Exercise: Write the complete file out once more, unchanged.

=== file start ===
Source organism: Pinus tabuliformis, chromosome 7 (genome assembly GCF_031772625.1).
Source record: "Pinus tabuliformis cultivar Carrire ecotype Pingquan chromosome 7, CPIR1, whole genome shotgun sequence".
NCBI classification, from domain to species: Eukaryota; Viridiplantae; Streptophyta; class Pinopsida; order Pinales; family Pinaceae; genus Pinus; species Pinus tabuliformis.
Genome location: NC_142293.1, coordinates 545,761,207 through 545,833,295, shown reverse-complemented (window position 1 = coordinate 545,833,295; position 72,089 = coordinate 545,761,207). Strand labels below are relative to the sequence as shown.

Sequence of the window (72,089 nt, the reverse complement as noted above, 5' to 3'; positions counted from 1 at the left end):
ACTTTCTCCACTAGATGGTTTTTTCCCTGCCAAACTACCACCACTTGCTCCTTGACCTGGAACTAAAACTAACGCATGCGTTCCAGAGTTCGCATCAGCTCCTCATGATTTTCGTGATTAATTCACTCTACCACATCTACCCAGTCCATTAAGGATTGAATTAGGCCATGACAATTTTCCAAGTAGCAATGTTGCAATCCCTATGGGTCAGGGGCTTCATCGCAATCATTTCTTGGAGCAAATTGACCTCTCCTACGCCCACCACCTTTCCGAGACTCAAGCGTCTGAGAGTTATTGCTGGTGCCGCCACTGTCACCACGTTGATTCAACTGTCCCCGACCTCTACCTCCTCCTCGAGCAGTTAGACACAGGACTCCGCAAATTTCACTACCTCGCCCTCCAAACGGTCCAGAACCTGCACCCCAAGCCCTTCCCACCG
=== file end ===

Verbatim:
Source organism: Pinus tabuliformis, chromosome 7 (genome assembly GCF_031772625.1).
Source record: "Pinus tabuliformis cultivar Carrire ecotype Pingquan chromosome 7, CPIR1, whole genome shotgun sequence".
NCBI classification, from domain to species: Eukaryota; Viridiplantae; Streptophyta; class Pinopsida; order Pinales; family Pinaceae; genus Pinus; species Pinus tabuliformis.
Genome location: NC_142293.1, coordinates 545,761,207 through 545,833,295, shown reverse-complemented (window position 1 = coordinate 545,833,295; position 72,089 = coordinate 545,761,207). Strand labels below are relative to the sequence as shown.

Sequence of the window (72,089 nt, the reverse complement as noted above, 5' to 3'; positions counted from 1 at the left end):
ACTTTCTCCACTAGATGGTTTTTTCCCTGCCAAACTACCACCACTTGCTCCTTGACCTGGAACTAAAACTAACGCATGCGTTCCAGAGTTCGCATCAGCTCCTCATGATTTTCGTGATTAATTCACTCTACCACATCTACCCAGTCCATTAAGGATTGAATTAGGCCATGACAATTTTCCAAGTAGCAATGTTGCAATCCCTATGGGTCAGGGGCTTCATCGCAATCATTTCTTGGAGCAAATTGACCTCTCCTACGCCCACCACCTTTCCGAGACTCAAGCGTCTGAGAGTTATTGCTGGTGCCGCCACTGTCACCACGTTGATTCAACTGTCCCCGACCTCTACCTCCTCCTCGAGCAGTTAGACACAGGACTCCGCAAATTTCACTACCTCGCCCTCCAAACGGTCCAGAACCTGCACCCCAAGCCCTTCCCACCG